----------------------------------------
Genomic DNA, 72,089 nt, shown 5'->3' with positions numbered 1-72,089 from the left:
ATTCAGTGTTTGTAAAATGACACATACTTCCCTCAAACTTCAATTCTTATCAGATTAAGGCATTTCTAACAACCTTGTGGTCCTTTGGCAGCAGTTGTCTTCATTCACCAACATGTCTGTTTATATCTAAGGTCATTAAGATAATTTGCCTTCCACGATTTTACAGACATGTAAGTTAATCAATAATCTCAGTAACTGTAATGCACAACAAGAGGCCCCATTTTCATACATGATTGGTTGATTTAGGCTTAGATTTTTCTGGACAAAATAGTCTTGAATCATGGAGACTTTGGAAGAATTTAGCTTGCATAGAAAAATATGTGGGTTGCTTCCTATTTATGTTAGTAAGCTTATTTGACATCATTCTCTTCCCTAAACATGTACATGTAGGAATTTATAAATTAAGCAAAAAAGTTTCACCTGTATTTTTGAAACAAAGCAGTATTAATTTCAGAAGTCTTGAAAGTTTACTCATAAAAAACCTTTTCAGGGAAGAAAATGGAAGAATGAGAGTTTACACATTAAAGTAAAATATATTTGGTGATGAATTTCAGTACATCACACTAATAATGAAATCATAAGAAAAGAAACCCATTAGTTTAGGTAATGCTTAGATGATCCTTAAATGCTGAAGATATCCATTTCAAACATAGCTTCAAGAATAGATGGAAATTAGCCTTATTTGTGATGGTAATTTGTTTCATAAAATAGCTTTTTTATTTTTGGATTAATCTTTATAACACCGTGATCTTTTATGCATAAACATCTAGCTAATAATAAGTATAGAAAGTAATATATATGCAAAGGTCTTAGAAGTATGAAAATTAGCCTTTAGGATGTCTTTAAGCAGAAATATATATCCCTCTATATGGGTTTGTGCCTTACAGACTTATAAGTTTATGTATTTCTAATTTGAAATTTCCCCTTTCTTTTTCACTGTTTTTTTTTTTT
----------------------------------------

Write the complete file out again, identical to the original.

Genomic DNA, 72,089 nt, shown 5'->3' with positions numbered 1-72,089 from the left:
ATTCAGTGTTTGTAAAATGACACATACTTCCCTCAAACTTCAATTCTTATCAGATTAAGGCATTTCTAACAACCTTGTGGTCCTTTGGCAGCAGTTGTCTTCATTCACCAACATGTCTGTTTATATCTAAGGTCATTAAGATAATTTGCCTTCCACGATTTTACAGACATGTAAGTTAATCAATAATCTCAGTAACTGTAATGCACAACAAGAGGCCCCATTTTCATACATGATTGGTTGATTTAGGCTTAGATTTTTCTGGACAAAATAGTCTTGAATCATGGAGACTTTGGAAGAATTTAGCTTGCATAGAAAAATATGTGGGTTGCTTCCTATTTATGTTAGTAAGCTTATTTGACATCATTCTCTTCCCTAAACATGTACATGTAGGAATTTATAAATTAAGCAAAAAAGTTTCACCTGTATTTTTGAAACAAAGCAGTATTAATTTCAGAAGTCTTGAAAGTTTACTCATAAAAAACCTTTTCAGGGAAGAAAATGGAAGAATGAGAGTTTACACATTAAAGTAAAATATATTTGGTGATGAATTTCAGTACATCACACTAATAATGAAATCATAAGAAAAGAAACCCATTAGTTTAGGTAATGCTTAGATGATCCTTAAATGCTGAAGATATCCATTTCAAACATAGCTTCAAGAATAGATGGAAATTAGCCTTATTTGTGATGGTAATTTGTTTCATAAAATAGCTTTTTTATTTTTGGATTAATCTTTATAACACCGTGATCTTTTATGCATAAACATCTAGCTAATAATAAGTATAGAAAGTAATATATATGCAAAGGTCTTAGAAGTATGAAAATTAGCCTTTAGGATGTCTTTAAGCAGAAATATATATCCCTCTATATGGGTTTGTGCCTTACAGACTTATAAGTTTATGTATTTCTAATTTGAAATTTCCCCTTTCTTTTTCACTGTTTTTTTTTTTT